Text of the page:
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  • Justin

    Hang in there Jennie. Things will change soon.

  • Justin

    Hang in there Jennie. Things will change soon.

  • Linda

    My son found a job is Switzerland via the Internet. I wonder if their is someway to do that for you–find an American job in France? I have a friend here who teaches English to three judges three times a week. I’ll have to ask her how she found her position.

  • Linda

    My son found a job is Switzerland via the Internet. I wonder if their is someway to do that for you–find an American job in France? I have a friend here who teaches English to three judges three times a week. I’ll have to ask her how she found her position.

  • Karina

    Are you sure about the lectrice position? In France all majors (as far as I know) are required to have English as part of their program, as a lectrice this year I am contracted for 225 hours for the year and only 45 or so of those were in the English department. I work at the CHU with Med students and in the departement d’economie… doesn’t hurt to send off CVs, they usually start making their selection around now. i’m looking for my first “real” job too… sent off my first batch of CVs and will send out some more, its frusterating isn’t it??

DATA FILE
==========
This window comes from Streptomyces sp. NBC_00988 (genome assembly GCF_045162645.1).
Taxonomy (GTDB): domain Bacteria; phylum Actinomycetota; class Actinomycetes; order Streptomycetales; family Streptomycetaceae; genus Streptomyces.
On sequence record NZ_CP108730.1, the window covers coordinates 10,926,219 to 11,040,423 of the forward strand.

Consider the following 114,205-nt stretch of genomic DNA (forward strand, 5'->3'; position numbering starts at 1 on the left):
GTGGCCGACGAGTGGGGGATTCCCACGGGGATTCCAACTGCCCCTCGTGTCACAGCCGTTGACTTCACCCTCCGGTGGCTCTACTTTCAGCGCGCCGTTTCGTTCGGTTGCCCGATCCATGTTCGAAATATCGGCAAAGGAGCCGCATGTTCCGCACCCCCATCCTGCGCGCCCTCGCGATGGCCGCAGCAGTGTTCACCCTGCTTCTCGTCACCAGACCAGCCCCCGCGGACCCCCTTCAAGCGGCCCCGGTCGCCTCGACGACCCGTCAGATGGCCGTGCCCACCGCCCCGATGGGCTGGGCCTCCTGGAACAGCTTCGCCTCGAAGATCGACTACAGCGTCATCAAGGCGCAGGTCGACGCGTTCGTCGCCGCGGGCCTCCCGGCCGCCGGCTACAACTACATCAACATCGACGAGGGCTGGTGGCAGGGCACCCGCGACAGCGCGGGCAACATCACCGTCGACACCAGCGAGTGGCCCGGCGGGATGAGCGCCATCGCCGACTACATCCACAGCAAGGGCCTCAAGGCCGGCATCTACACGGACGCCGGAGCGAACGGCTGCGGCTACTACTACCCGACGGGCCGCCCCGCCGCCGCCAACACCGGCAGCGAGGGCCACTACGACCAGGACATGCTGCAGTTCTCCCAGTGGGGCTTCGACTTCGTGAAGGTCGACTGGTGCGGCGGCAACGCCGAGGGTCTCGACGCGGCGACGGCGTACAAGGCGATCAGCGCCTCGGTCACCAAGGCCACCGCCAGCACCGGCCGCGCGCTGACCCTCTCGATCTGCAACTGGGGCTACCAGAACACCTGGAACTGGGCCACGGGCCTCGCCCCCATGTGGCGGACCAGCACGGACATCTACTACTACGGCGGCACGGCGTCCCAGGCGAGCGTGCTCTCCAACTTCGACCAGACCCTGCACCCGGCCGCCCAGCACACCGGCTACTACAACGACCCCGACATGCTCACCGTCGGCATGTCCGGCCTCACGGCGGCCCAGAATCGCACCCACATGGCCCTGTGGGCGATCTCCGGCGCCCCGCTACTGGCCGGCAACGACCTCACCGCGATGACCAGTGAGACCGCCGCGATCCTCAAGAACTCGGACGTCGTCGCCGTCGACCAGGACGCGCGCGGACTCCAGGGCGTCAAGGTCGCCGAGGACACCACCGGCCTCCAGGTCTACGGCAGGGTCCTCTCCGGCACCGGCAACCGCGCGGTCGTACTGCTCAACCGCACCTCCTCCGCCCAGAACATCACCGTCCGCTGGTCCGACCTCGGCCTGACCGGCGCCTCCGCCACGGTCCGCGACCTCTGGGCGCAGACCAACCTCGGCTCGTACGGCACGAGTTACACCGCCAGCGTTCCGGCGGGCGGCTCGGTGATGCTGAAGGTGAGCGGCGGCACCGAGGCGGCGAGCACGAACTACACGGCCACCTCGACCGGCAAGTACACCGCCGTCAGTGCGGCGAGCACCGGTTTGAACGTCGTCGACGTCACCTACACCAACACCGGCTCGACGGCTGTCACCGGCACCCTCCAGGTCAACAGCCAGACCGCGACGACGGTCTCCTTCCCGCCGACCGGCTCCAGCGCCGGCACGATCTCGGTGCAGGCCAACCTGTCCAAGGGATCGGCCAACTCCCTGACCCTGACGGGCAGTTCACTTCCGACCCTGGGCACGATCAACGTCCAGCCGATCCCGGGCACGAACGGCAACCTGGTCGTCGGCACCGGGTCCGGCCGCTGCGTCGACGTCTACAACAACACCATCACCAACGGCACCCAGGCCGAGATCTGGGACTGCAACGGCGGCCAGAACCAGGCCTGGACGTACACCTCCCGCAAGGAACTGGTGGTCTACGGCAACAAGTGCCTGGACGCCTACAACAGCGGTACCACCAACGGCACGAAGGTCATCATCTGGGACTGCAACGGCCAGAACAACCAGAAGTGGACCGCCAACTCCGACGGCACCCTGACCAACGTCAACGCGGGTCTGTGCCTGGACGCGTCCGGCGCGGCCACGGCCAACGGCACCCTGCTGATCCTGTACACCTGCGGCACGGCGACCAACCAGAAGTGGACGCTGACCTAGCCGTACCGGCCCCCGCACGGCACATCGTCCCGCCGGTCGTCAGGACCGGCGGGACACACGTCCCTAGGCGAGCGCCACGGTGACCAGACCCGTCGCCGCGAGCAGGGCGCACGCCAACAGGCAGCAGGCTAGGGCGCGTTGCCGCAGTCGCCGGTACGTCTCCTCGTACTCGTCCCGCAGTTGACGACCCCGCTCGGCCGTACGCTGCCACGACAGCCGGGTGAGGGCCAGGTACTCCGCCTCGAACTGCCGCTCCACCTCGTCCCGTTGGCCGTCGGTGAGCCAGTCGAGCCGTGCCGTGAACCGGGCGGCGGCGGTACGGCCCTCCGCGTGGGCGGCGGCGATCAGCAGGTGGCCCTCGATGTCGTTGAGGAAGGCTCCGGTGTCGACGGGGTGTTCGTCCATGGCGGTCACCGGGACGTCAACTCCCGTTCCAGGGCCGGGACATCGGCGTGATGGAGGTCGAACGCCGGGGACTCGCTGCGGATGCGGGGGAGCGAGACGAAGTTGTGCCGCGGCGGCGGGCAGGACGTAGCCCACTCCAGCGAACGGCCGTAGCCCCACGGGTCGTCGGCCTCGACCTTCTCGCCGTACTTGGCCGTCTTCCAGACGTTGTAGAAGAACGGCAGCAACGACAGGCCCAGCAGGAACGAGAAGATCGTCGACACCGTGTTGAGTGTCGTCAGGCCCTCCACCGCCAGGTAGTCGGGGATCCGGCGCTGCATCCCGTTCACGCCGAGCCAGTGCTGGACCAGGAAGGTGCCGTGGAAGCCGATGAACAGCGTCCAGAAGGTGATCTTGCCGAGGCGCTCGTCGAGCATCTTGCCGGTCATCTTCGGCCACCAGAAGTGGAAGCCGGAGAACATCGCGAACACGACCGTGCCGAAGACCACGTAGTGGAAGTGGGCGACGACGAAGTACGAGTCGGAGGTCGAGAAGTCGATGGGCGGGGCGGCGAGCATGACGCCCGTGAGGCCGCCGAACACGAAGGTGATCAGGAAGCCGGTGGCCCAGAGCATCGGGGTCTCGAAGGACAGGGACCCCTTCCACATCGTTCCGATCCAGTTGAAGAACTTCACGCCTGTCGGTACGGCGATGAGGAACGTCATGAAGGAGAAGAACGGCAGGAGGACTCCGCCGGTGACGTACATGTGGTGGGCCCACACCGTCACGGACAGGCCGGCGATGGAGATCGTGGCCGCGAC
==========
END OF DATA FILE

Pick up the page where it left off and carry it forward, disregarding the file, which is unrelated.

• Karina

    Are you sure about the lectrice position? In France all majors (as far as I know) are required to have English as part of their program, as a lectrice this year I am contracted for 225 hours for the year and only 45 or so of those were in the English department. I work at the CHU with Med students and in the departement d’economie… doesn’t hurt to send off CVs, they usually start making their selection around now.
    i’m looking for my first “real” job too… sent off my first batch of CVs and will send out some more, its frusterating isn’t it??

  • Andromeda

    This is exactly where I’ll be in a year! No chance of moving closer to a university if you found a lectrice position? Good luck!!

  • Andromeda